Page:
Eve is presented as the weaker of the two (Adam and Eve) in many Biblical interpretations and in Paradise Lost. Determined to prove that she is not weak, she persuades Adam to let her work alone. Being alone, she is vulnerable to Satan's superior intellect and this leads to her fall/eating the fruit. However, she does show courage and individualism in attempting to go off on her own. She implores Adam to trust her. And she reasons that Eden must be perfect. And if it were truly perfect, they would be safe and secure whether they are together or apart. Being equally secure when they are apart from each other, Eve implies that a truly perfect Eden would surely grant this equality:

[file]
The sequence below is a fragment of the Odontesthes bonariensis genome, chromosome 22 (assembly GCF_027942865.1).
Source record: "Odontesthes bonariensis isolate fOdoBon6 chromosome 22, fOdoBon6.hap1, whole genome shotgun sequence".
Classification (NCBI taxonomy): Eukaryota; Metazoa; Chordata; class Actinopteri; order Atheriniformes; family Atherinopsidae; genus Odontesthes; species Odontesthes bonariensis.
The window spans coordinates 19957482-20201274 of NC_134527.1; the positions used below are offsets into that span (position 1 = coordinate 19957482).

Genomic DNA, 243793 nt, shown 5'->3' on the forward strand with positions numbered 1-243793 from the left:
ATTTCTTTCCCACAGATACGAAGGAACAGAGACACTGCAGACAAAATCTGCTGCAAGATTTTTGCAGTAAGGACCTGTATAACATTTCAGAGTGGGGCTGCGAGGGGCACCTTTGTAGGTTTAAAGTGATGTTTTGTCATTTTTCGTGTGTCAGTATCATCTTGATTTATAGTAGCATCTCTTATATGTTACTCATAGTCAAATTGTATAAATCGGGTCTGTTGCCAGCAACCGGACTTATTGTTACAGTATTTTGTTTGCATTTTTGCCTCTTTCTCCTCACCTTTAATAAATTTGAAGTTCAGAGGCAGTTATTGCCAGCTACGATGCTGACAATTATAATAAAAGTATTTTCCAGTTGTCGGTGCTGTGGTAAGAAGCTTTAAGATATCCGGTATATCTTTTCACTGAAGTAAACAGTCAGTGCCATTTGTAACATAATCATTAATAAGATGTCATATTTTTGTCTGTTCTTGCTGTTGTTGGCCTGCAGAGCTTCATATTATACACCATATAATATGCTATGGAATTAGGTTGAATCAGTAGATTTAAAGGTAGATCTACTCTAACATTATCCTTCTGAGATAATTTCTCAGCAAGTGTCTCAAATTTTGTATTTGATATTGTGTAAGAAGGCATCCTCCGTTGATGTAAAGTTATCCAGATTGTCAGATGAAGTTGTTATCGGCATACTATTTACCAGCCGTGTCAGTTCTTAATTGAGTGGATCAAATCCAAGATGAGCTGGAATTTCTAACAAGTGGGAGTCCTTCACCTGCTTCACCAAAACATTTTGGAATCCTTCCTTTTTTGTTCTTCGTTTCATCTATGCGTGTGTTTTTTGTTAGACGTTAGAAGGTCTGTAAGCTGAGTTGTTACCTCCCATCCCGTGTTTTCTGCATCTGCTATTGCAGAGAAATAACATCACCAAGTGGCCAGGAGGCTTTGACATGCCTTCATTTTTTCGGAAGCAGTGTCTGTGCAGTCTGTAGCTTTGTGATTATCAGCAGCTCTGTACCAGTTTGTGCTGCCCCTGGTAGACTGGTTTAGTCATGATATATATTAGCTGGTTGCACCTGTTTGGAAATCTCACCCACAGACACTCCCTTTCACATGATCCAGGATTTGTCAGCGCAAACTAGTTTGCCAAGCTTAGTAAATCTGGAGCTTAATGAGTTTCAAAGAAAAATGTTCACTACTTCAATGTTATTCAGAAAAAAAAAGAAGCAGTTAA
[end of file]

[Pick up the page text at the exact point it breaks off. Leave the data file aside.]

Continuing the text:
Let us not then suspect our happie State
Left so imperfet by the Maker wise,
As not secure to single or combin'd.
Fraile is our happiness if this be so,
And Eden were no Eden thus expos'd. (IX.337-41)
Even after Eve and Adam are both tempted, she argues that despite Adam's alleged or actual superior reason, he also would have succumbed to Satan's tricks.
Or to thyself perhaps: hadst thou been there,
Or here, th' attempt, thou couldst not have discernd. (IX.1148-49)
If Eve was actually created with intellect inferior to Adam's then it was his fault for letting her go off alone. Despite her supposed inferior reason, she persuaded Adam to let her go; and she demonstrated her individualism in doing so. In any case, she reasons that the serpent would have tricked either one of them, thus arguing that they are equally vulnerable to temptation, and in this sense, they are equals.